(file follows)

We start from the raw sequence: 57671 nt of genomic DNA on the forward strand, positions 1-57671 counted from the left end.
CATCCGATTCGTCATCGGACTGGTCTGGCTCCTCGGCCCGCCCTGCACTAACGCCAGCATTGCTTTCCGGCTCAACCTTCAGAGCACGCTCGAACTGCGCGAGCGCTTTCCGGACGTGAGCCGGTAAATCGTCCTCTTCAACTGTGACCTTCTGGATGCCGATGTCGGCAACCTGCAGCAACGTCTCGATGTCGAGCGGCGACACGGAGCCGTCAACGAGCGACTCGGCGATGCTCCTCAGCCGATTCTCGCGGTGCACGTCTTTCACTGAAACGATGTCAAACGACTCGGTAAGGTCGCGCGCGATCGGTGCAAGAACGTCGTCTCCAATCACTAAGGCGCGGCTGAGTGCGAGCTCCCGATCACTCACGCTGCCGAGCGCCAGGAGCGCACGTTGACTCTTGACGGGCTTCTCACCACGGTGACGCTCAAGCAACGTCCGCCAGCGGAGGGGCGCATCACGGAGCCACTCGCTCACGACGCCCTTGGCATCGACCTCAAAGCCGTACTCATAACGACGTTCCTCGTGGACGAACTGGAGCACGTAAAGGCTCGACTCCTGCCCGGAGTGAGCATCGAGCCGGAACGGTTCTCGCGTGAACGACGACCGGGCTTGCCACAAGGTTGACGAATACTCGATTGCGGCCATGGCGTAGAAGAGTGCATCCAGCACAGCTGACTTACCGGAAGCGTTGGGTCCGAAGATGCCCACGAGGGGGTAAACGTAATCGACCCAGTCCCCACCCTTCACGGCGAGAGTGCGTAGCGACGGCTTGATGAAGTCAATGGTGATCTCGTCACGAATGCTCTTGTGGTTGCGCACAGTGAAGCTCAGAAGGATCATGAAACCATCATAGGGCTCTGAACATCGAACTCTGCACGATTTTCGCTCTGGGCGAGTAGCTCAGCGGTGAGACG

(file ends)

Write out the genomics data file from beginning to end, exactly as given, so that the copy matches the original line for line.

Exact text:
We start from the raw sequence: 57671 nt of genomic DNA on the forward strand, positions 1-57671 counted from the left end.
CATCCGATTCGTCATCGGACTGGTCTGGCTCCTCGGCCCGCCCTGCACTAACGCCAGCATTGCTTTCCGGCTCAACCTTCAGAGCACGCTCGAACTGCGCGAGCGCTTTCCGGACGTGAGCCGGTAAATCGTCCTCTTCAACTGTGACCTTCTGGATGCCGATGTCGGCAACCTGCAGCAACGTCTCGATGTCGAGCGGCGACACGGAGCCGTCAACGAGCGACTCGGCGATGCTCCTCAGCCGATTCTCGCGGTGCACGTCTTTCACTGAAACGATGTCAAACGACTCGGTAAGGTCGCGCGCGATCGGTGCAAGAACGTCGTCTCCAATCACTAAGGCGCGGCTGAGTGCGAGCTCCCGATCACTCACGCTGCCGAGCGCCAGGAGCGCACGTTGACTCTTGACGGGCTTCTCACCACGGTGACGCTCAAGCAACGTCCGCCAGCGGAGGGGCGCATCACGGAGCCACTCGCTCACGACGCCCTTGGCATCGACCTCAAAGCCGTACTCATAACGACGTTCCTCGTGGACGAACTGGAGCACGTAAAGGCTCGACTCCTGCCCGGAGTGAGCATCGAGCCGGAACGGTTCTCGCGTGAACGACGACCGGGCTTGCCACAAGGTTGACGAATACTCGATTGCGGCCATGGCGTAGAAGAGTGCATCCAGCACAGCTGACTTACCGGAAGCGTTGGGTCCGAAGATGCCCACGAGGGGGTAAACGTAATCGACCCAGTCCCCACCCTTCACGGCGAGAGTGCGTAGCGACGGCTTGATGAAGTCAATGGTGATCTCGTCACGAATGCTCTTGTGGTTGCGCACAGTGAAGCTCAGAAGGATCATGAAACCATCATAGGGCTCTGAACATCGAACTCTGCACGATTTTCGCTCTGGGCGAGTAGCTCAGCGGTGAGACG